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Wildlife habitat associations in SILVAH and NEDAuthor(s): Scott Thomasma; Helene Cleveland
Source: In: Stout, Susan L., ed. SILVAH: 50 years of science-management cooperation. Proceedings of the Allegheny Society of American Foresters training session; 2017 Sept. 20-22; Clarion, PA. Gen. Tech. Rep. NRS-P-186. Newtown Square, PA: U.S. Department of Agriculture, Forest Service, Northern Research Station: 120-131.
Publication Series: Paper (invited, offered, keynote)
Station: Northern Research Station
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DescriptionForesters and wildlife managers have long known that forest management activities have impacts on wildlife communities (see Smith 1962). Research has also shown that private landowners often cite provision of wildlife habitat as one of their main reasons for owning forest land (Hodge 1996, Jones et al. 1995, Kluender et al. 1999). Direct census of wildlife populations is challenging and expensive, and until the late 1980s, publications developed to provide information on how forest management activities can benefit wildlife tended to focus on single species, especially game species, and how to manage their habitats, such as deer wintering areas in northern regions (see Berner and Gysel 1969, Boer 1978, Larson et al. 1978).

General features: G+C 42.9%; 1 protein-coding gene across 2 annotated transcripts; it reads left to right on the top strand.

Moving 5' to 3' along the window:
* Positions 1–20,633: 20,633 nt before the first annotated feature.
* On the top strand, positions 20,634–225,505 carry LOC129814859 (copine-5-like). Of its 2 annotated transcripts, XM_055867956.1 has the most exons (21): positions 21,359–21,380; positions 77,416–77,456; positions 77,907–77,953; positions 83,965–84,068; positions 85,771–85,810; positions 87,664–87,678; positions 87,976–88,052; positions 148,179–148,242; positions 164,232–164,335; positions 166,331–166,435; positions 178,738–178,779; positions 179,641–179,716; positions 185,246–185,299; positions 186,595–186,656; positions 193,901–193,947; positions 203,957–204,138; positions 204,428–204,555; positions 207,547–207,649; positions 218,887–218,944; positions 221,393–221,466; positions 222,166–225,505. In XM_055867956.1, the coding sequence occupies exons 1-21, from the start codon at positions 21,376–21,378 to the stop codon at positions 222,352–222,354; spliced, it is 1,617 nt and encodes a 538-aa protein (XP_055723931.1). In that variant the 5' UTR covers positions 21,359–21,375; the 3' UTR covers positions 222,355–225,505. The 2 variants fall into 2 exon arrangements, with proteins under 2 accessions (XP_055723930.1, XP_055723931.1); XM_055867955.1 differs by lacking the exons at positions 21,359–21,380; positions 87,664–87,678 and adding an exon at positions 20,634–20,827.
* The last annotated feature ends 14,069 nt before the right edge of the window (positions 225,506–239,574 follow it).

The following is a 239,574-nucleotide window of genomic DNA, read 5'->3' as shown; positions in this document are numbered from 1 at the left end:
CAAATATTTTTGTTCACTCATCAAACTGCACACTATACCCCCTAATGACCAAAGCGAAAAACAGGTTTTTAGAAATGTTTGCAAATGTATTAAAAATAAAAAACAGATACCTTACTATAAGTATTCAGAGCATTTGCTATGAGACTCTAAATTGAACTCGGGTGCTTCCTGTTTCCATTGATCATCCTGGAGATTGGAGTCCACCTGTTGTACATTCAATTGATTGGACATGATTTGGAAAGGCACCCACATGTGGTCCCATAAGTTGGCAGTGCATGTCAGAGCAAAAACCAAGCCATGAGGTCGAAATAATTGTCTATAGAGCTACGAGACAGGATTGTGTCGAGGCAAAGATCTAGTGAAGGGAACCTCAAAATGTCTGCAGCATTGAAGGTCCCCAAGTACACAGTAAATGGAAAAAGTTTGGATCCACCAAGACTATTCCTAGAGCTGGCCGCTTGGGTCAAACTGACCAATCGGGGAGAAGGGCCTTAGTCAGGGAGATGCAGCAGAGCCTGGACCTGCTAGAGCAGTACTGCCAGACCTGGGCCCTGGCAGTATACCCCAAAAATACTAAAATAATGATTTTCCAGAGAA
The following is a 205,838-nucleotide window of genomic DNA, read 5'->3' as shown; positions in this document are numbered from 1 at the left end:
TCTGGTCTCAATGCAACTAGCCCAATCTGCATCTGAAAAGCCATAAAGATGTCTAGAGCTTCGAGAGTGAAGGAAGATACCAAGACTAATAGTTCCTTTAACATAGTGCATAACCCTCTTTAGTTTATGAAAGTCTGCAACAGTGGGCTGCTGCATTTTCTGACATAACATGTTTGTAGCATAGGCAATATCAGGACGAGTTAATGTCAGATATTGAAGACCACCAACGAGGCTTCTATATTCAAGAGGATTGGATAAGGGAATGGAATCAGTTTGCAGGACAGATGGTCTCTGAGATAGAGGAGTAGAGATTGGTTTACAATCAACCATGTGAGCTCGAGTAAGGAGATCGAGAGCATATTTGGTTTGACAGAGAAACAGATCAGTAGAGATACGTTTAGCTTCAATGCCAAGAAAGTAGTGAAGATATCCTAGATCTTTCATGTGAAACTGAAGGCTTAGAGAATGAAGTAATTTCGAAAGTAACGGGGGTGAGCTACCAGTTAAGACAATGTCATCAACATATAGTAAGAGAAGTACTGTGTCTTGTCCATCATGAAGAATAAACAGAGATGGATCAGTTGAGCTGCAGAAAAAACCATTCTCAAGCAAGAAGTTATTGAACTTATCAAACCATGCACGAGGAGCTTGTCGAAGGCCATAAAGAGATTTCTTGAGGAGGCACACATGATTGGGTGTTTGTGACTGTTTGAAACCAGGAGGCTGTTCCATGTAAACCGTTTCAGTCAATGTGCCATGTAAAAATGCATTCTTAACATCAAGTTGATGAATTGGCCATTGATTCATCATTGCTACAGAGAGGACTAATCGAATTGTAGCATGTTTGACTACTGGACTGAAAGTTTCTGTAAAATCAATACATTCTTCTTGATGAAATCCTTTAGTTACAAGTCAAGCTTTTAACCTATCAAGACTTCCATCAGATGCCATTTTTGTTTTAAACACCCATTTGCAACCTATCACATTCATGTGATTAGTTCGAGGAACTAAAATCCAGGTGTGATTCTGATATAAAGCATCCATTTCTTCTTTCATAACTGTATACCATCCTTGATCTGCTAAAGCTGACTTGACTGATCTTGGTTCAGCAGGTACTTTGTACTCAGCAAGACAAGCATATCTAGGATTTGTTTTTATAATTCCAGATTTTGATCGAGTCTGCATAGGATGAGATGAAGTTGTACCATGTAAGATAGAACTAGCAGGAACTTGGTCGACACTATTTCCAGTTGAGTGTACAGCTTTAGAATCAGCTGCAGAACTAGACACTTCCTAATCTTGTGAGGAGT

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CitationThomasma, Scott; Cleveland, Helene. 2019. Wildlife habitat associations in SILVAH and NED. In: Stout, Susan L., ed. SILVAH: 50 years of science-management cooperation. Proceedings of the Allegheny Society of American Foresters training session; 2017 Sept. 20-22; Clarion, PA. Gen. Tech. Rep. NRS-P-186. Newtown Square, PA: U.S. Department of Agriculture, Forest Service, Northern Research Station: 120-131. https://doi.org/10.2737/NRS-GTR-P-186-Paper11.
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